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Apr 13, 2005: IA in Germany

Over the past few years I've been in contact with a few information architects from Germany. They're in a frustrating situation: while IA is gaining acceptance in many other countries, German companies just don't seem interested. Is this simply an issue of time lag, where we'll see a healthy demand for IA emerge in Germany a few years from now? Or are there deeper cultural or linguistic issues that will always make IA acceptance problematic in one of the world's largest, most complex economies?

I'd love to hear your theories on what's up (or down) with IA in Germany. I'd also like to point you to a hopeful sign: with the IAI's support, German information architects are organizing a two-day symposium this May in Frankfurt with Eric Reiss as keynote speaker. The details and press release follow; please help spread the word and point German speakers to the symposium page.

What: First national symposium for IA in Germany
When: May 28-29 (Sat-Sun), 2005
Where: InterCity Hotel, Frankfurt

  • Organized by members of the IA Institute in Germany: Britta Glatten, Deborah Gover, Jochen Fassbender, Piet Kopka, Wolf Noeding and James Kalbach
  • Keynote speech will be given by Eric Reiss ("The business value of IA") in English. Otherwise, all presentations will be in German
  • Total of about 6 additional presentations and talks

Information Architecture now in Germany

Information architecture, a discipline that has existed since the middle of the 1990s, is now beginning to take hold in Germany. While North America has already enjoyed large conferences with hundreds of eager participants for years, information architecture has hardly been noticed by the German Internet and IT industries.

Information architecture--not to be confused with computer architecture--deals first and foremost with the structuring of content so it can be found. Though the findability of information is not limited to the Internet, the Web and Intranet design are generally of primary interest to information architects. In particular, information-rich services profit most from good information architecture.

The German members of the IA Institute are organizing the first nation-wide IA Symposium in Frankfurt. This will take place on May 28-29, 2005 with the theme "Information Architecture in Germany--Chances and Perspectives." The program consists of talks and panel discussions, including a keynote speech from Eric Reiss, renowned information architect and author. Additionally there will be plenty of networking with other professionals and the chance to meet people with similar interests.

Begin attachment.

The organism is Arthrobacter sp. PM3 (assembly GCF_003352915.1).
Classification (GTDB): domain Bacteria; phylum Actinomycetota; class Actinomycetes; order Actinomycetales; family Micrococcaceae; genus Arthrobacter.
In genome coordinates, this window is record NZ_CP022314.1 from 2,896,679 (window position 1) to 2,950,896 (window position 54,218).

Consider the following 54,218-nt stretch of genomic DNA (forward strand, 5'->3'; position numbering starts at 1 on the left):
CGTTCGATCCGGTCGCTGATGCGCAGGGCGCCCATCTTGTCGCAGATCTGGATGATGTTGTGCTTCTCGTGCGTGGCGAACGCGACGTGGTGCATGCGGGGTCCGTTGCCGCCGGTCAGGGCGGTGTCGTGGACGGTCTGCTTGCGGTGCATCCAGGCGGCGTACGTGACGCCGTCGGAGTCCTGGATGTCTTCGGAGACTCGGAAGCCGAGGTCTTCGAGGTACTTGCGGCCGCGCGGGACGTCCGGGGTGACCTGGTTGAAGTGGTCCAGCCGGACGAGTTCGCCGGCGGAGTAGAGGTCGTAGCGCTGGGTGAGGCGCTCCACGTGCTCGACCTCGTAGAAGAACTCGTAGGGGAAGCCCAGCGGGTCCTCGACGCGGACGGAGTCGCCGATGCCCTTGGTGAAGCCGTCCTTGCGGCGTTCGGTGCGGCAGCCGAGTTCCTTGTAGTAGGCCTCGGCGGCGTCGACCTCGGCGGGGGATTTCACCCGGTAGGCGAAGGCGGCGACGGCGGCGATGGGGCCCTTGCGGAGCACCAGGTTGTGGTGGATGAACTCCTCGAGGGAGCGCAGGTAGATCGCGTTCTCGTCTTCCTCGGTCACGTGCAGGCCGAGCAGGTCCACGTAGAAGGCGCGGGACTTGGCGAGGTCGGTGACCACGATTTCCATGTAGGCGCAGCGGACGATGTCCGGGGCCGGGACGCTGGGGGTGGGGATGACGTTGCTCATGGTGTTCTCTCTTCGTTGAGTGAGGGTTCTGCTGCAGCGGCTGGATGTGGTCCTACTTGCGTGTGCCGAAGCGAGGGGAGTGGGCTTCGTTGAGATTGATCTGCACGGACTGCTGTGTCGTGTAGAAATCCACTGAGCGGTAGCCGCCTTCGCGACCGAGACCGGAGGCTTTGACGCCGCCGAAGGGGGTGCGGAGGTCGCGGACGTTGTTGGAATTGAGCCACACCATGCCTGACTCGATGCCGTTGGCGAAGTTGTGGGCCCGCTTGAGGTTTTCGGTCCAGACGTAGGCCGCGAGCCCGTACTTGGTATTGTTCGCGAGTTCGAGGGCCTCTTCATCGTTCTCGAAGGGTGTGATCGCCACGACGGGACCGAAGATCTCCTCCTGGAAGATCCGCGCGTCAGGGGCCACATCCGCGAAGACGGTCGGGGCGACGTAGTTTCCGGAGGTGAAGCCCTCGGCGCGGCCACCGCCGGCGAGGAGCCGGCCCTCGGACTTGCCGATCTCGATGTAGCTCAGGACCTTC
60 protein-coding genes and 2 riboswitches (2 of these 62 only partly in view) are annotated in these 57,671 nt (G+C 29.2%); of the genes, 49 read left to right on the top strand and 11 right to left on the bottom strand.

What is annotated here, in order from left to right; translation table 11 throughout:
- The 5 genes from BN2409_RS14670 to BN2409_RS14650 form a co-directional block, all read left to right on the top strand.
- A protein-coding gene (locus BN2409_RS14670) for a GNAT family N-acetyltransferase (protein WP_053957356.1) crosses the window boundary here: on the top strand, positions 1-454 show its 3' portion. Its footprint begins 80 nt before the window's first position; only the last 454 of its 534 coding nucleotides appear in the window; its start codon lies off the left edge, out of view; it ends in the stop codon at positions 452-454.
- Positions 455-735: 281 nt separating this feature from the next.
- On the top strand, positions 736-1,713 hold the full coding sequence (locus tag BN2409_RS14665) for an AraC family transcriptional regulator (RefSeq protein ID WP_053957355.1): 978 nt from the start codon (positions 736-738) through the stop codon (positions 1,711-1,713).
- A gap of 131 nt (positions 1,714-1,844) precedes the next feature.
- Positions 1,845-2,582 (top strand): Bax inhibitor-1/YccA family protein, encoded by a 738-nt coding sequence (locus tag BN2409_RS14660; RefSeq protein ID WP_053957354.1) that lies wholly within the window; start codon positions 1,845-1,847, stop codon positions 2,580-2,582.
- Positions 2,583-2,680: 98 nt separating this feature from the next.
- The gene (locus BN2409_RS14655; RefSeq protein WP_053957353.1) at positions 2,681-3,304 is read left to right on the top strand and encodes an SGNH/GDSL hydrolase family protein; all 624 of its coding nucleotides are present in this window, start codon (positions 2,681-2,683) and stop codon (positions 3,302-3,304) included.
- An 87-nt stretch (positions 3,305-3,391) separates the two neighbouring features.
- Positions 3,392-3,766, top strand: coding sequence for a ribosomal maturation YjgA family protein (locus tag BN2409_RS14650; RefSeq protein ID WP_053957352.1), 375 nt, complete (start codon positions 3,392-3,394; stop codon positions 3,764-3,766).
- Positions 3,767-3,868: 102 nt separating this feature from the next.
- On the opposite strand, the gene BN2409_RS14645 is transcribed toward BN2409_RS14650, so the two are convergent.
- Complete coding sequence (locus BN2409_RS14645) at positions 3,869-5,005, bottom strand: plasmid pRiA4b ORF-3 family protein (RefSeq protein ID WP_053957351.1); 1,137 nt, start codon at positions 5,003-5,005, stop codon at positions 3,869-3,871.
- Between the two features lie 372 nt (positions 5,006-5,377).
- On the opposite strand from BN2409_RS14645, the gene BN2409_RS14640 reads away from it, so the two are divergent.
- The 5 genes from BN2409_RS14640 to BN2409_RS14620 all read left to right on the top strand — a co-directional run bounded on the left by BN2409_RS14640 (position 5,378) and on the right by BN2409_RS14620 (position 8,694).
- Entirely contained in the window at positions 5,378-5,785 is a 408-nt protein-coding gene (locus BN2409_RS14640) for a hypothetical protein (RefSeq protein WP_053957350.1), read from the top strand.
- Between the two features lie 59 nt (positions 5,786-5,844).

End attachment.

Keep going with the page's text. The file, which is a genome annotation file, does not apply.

For more details see www.iatagung.de.

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Comment: Andrew (Apr 13, 2005)

I worked in Germany in 2001-2002, and was a little surprised then that IA had so little visibility. IIRC, the little IA group I got to know was really mostly HCI students with a couple of designers thrown in. No one really was doing any true IA. Indeed, almost everyone I met was a classic, academic HCI person, really interested in doing pure academic research, and working in the university system, not for businesses. Anyway, I had assumed that surely that situation had changed by now! Germany's economy is really in a bad way, I'm sure that has something to do with it.

Comment: Lou (Apr 15, 2005)

Some good discussion on the topic of IA in continental Europe over at Peter van Dijck's blog: http://poorbuthappy.com/ease/archives/2005/04/14/2614/

Comment: Jochen (Apr 15, 2005)

A big thanks to you, Lou, for bringing this up. While still hoping for a few more comments, especially from outside Germany (not having read Peter van Dijck's blog yet), here are a few observations from me, one of the above mentioned IAI members from Germany (admittedly with an information science background).

There may be a multitude of reasons for the IA desert Germany, to name but a few:

1) The corporate culture is quite conservative in general ("We are doing things as always") and different than, e.g., in the U.S. There is not much leeway for the quick adoption of new developments.

2) The time lag of usually up to several years for new developments to arrive though, after all those years, one has to ask: Is IA really still in the pipeline?